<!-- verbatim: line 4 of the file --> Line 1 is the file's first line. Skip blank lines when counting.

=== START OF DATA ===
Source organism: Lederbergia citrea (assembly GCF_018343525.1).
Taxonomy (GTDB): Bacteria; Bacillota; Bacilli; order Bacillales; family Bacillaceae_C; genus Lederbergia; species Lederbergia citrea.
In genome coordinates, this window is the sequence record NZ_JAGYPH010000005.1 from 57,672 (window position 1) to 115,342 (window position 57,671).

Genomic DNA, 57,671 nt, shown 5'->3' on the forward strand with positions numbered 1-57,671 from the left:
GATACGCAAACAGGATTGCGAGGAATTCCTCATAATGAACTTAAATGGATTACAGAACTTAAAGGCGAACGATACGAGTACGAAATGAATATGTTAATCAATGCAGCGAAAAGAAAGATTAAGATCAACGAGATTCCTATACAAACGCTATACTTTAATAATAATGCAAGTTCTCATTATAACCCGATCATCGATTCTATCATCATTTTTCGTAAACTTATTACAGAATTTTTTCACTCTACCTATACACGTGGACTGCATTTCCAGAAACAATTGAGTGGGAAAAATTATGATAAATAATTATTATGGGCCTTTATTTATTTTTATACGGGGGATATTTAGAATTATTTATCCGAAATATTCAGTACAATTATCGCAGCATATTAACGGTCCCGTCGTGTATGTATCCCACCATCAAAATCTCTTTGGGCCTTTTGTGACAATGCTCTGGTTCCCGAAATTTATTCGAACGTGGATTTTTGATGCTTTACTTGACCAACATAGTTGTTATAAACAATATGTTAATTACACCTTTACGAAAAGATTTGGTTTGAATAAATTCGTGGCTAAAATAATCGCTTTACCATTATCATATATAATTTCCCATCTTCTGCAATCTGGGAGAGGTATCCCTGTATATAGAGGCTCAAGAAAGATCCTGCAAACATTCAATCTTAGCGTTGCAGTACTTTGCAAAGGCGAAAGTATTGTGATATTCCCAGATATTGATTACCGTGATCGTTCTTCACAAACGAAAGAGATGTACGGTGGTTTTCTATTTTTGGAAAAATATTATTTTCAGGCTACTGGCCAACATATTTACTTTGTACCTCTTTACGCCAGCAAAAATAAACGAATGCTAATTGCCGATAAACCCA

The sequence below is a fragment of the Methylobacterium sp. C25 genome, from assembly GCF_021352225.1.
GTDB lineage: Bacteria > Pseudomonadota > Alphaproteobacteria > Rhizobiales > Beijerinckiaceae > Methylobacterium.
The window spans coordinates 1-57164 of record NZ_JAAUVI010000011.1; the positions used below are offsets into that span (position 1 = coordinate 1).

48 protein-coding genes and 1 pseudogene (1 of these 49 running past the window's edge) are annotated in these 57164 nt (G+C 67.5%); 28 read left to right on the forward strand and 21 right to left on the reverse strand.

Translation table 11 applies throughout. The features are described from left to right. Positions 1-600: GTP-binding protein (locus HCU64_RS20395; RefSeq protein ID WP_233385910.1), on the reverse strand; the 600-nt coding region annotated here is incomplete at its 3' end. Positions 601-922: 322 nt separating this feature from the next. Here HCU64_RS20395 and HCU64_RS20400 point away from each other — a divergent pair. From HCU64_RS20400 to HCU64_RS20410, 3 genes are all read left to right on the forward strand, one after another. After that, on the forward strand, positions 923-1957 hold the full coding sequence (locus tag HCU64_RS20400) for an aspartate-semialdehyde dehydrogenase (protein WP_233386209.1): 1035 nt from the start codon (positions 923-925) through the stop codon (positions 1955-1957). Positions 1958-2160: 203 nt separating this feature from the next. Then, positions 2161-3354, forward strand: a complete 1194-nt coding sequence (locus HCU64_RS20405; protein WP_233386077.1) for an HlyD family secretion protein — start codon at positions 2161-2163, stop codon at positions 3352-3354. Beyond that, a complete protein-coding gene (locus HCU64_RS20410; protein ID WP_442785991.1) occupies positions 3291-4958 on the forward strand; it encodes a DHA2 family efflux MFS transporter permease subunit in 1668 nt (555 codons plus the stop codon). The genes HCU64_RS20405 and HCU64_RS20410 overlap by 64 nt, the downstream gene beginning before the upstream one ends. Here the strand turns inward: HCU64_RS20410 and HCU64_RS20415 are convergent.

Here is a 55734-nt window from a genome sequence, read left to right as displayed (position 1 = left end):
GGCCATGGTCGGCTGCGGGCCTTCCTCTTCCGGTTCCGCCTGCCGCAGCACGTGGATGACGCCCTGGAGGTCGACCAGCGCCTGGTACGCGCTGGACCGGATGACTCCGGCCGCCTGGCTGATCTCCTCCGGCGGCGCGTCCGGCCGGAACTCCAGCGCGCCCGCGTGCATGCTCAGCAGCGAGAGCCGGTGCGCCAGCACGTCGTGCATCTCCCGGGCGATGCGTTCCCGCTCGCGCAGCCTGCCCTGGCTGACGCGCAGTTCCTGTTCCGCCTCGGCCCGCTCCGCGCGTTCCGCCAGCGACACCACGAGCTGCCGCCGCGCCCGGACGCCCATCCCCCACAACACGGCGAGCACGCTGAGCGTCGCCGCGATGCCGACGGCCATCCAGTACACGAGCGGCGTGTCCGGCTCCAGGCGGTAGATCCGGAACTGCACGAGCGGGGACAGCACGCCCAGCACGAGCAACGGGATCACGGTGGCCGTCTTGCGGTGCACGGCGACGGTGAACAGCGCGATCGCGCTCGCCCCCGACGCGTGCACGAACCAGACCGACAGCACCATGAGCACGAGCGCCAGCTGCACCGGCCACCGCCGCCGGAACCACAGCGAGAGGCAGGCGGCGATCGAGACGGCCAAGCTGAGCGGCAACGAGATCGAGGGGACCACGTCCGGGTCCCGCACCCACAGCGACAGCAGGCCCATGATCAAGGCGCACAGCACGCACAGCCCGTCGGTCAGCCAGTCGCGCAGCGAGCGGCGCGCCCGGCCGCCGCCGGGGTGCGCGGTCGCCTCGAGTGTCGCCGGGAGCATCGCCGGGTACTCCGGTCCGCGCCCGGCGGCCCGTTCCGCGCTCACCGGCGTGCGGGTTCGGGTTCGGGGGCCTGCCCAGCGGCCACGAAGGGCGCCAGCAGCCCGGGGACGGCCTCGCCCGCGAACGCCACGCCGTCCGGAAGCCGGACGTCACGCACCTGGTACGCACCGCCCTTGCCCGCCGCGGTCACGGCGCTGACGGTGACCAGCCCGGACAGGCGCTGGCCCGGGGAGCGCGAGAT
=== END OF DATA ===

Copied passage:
Genomic DNA, 57,671 nt, shown 5'->3' on the forward strand with positions numbered 1-57,671 from the left: